Pizza secrets revealed
Crisp, bubbly hot pizza fresh from the oven,,,,
Great pizza tools
The closest you can get to store bought pizza
I have been trying for years to depend less and less from buying food from stores and from going out to restaurants. This has meant going through many trials and errors in the big challenging event of trying to compete with pizzerias, fast food chains and restaurants. I must admit, I have never really got too close enough to confuse my food with commercially prepared food. However, I can admit that my pizza recipes have been improving consistenty and even though they have nothing in common with Domino's, Pizza Hut's, or Papa John's they are different on a positive note.
My ingredients are mostly fresh and there are no preservatives. The dough is fragrant, crunchy to the right point but yet soft. My sauce is not overly spicy as most pizzerias prepare it. The sauce in my opinion, is one of the most fundamental ingredients in pizza and is what I mostly dislike in commercially prepared pizzas. Most sauces have way too much spices that cover the sweet characteristic flavor which tomato sauce is known for.
Pizza dough is relatively simply to make however it is time consuming as it requires a series of waiting times for the dough to rise properly. Once, you get a hang of it though, you may find it easier and easier since you can run other errands and complete other household tasks in between.
I will start off with the sauce since this can be prepared some hours or days in advance and refrigerated until the dough is ready. Ideally fresh tomatoes are preferred, however this can be really out of hand nowadays:too time consuming and needs special equipment. Being raised in Italy, I have helped my grandma many times in this process and yes, it just seems quite unrealistic in today's busy lifestyle.
The best replacement is therefore buying a large can of whole tomatoes. An old friend of mine who has owned a pizzeria in Germany in the past told me this is the closest you can get to fresh tomatoe sauce.Choose a brand of canned whole tomatoes you are particularly fond of with no spices added. Open the can and pour the contents in a colander. You want all the juices drained off so you wil not get too much moisture on your dough. Once drained rinse the whole tomatoes well and then crush them into a puree with one of those handheld devices that puree or a food processor.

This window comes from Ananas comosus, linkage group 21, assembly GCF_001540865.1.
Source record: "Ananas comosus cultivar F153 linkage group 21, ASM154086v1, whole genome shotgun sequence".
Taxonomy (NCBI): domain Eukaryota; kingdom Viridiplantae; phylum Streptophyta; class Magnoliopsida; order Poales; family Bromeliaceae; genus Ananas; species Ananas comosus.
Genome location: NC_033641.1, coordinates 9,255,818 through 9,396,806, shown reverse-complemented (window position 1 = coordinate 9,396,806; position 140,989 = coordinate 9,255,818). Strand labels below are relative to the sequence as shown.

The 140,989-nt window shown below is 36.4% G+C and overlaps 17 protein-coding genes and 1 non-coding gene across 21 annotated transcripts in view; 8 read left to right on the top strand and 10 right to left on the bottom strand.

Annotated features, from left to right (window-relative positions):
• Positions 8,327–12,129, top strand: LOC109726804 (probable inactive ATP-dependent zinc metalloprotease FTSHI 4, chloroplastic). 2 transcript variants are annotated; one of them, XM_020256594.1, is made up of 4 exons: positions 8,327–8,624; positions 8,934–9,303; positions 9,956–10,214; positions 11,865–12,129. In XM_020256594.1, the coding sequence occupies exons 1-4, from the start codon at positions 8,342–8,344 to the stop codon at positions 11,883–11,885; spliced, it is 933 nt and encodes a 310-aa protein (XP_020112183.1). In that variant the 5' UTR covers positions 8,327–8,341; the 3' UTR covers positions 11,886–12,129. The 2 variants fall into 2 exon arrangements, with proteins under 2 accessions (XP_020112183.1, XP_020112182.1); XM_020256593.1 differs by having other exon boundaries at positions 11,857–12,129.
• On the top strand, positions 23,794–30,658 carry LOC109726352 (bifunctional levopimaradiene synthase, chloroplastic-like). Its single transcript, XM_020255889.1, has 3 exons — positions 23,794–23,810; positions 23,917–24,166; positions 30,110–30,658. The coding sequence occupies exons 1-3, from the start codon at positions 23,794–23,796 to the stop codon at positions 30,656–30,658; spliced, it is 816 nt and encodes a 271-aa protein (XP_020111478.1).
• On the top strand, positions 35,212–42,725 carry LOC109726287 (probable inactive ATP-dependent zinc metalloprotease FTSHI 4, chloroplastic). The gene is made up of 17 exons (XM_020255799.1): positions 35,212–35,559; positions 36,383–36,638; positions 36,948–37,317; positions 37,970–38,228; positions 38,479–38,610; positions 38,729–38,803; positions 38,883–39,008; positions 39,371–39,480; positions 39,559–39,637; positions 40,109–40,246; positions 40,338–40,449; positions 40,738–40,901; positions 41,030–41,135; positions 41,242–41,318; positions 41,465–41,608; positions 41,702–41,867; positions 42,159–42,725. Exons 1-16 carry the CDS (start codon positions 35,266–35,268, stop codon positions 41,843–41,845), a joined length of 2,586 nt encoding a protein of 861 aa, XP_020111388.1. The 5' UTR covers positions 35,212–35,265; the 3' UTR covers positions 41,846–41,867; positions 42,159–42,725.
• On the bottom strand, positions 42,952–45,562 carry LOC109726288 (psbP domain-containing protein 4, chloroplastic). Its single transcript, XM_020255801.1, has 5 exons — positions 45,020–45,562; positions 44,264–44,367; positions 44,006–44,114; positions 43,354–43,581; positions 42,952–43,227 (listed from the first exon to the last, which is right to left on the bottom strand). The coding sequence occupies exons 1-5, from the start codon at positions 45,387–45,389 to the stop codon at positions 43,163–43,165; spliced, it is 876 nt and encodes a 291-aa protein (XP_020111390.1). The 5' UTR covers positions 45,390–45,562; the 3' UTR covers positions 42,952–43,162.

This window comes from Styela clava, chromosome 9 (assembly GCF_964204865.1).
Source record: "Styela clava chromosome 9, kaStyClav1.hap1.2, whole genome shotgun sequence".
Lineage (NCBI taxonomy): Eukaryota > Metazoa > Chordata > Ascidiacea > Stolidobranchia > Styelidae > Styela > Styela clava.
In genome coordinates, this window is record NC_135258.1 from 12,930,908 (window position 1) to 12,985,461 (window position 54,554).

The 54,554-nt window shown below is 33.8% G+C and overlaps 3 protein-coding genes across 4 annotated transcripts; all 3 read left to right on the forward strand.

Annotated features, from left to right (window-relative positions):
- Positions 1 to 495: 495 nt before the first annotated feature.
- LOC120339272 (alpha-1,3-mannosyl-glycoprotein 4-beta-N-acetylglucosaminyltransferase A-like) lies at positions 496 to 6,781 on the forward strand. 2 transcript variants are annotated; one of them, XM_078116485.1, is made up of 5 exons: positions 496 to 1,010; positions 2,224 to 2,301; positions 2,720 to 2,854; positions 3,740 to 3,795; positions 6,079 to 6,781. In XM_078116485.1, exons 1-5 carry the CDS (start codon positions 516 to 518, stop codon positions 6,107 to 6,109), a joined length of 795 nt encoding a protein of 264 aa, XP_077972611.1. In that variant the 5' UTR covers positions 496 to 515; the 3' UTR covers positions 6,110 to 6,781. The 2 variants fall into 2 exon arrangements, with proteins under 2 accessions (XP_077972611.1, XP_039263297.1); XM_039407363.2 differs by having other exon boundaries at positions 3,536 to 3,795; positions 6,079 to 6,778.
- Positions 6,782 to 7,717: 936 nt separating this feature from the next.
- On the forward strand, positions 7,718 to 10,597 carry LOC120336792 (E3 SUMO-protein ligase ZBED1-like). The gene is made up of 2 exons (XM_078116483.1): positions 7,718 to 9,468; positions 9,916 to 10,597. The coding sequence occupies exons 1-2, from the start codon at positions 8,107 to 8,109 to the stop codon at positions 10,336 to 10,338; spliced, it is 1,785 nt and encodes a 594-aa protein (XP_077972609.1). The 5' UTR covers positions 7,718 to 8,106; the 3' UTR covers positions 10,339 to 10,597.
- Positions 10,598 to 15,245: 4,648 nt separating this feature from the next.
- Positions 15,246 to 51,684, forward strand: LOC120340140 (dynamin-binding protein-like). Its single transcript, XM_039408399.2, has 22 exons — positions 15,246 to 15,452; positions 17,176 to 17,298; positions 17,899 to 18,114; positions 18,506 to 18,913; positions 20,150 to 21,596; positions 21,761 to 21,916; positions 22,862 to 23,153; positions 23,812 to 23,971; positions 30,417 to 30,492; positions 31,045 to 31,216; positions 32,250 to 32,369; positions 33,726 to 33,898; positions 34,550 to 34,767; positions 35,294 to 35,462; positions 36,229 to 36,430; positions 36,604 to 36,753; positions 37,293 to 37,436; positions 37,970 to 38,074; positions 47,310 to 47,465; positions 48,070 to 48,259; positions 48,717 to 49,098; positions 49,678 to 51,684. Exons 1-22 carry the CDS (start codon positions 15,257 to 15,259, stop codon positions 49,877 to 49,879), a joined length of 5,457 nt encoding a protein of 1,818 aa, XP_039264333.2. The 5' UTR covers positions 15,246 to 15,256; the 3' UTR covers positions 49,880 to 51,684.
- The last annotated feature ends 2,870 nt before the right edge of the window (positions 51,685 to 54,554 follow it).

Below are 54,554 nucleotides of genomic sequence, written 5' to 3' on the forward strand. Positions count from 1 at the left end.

You may want to add a pinch of salt and some sugar to absorb acidity. This is the time to add some pepper flakes and black pepper if you like spicy sauces or a touch of oregano or basil leaves for flavor. Grated parmesan can be added as well. I like to taste this sauce as I prepare it. The flavor is so sweet I find myself eating it in teaspoonfuls! Some day I am going to heat it and eat just as you would Campbell's tomato soup. You can now refrigerate this sauce.
My dough is simple as I stated before. It is just, flour,salt, dried yeast and water. My usual dosage is 4 cups of flour, a slightly full tablespoon of salt, 1 package of dried yeast and water as needed. The best you can do to your dough is prepare it with filtered or bottled water. It really makes a difference.
The term "autolyse" is not one that many poeple are well aware about. This procedure is explained in detail in the book "Taste of bread" written by the bread wizard author Raymond Calvel. The procedure consists of wetting the flour with the filtered water and letting it rest from 20 minutes to about an hour. Then you may add the salt and the dried yeast and continue to knead/mix adding more flour or water until you get the typical pizza dough consistency.
Afterwards, let the dough rest for about 45 minutes in an oiled bowl to prevent sticking , cover it with a cloth and let it rest in a warm area. Upon your return you will se the dough has almost doubled. Punch it down, re-knead and let it rest another 45 minutes.
You may want to get your sauce out of the fridge at this point. I love basil so if you do too, get some fresh leaves and with a wet paper towel clean them well. I use shredded mozzarella, the common one you find in supermarkets. Ideally, the best mozzarella would be "mozzarella di bufala" produced in Naples, the "Pizza makers for excellence". However, mozzarella di bufala is very hard to find unless you live near an Italian store.
I use non stick pans which I spray with non stick spray before spreading out the dough. Spreading the dough may be challenging and takes some time. Thickness depends on personal taste. I like thin dough while my hubby like pan pizza style dough. So I make both each time.
Now to the oven. Ideally, the best pizzas are produced in artisan wood ovens. I have tried this at my friend's house and the results were remarkable. The pizza was tasty, my best ever made with a nice fresh and inimitable home made bread fragrance. However, my first pizza came out with a little burnt mozzarella (as you can see in the picture) because I am not used to wood ovens. In a wood oven pizza cooks really quick when compared to the 15- 20 minutes a home oven takes. However, I must admit I love slightly burnt mozzarella so I definetely ate with gusto this one!
In my home oven results are still great. If this is your only option try to heat the oven at the highest degree possible, usually this is about 500 degrees. Keep an eye on the pizza as each oven temperature varies. Use your judgement to tell if it is ready or not. Chances are it is ready when the pizza smell fills your home and your neighbors stop by! Now your work of art is ready.
Do not be discouraged if something goes wrong in your first pizza attempts. As with any work of art, trials and errors are common before you reach the ultimate pizza perfect status. I wish you happy baking and most all, bon appetito!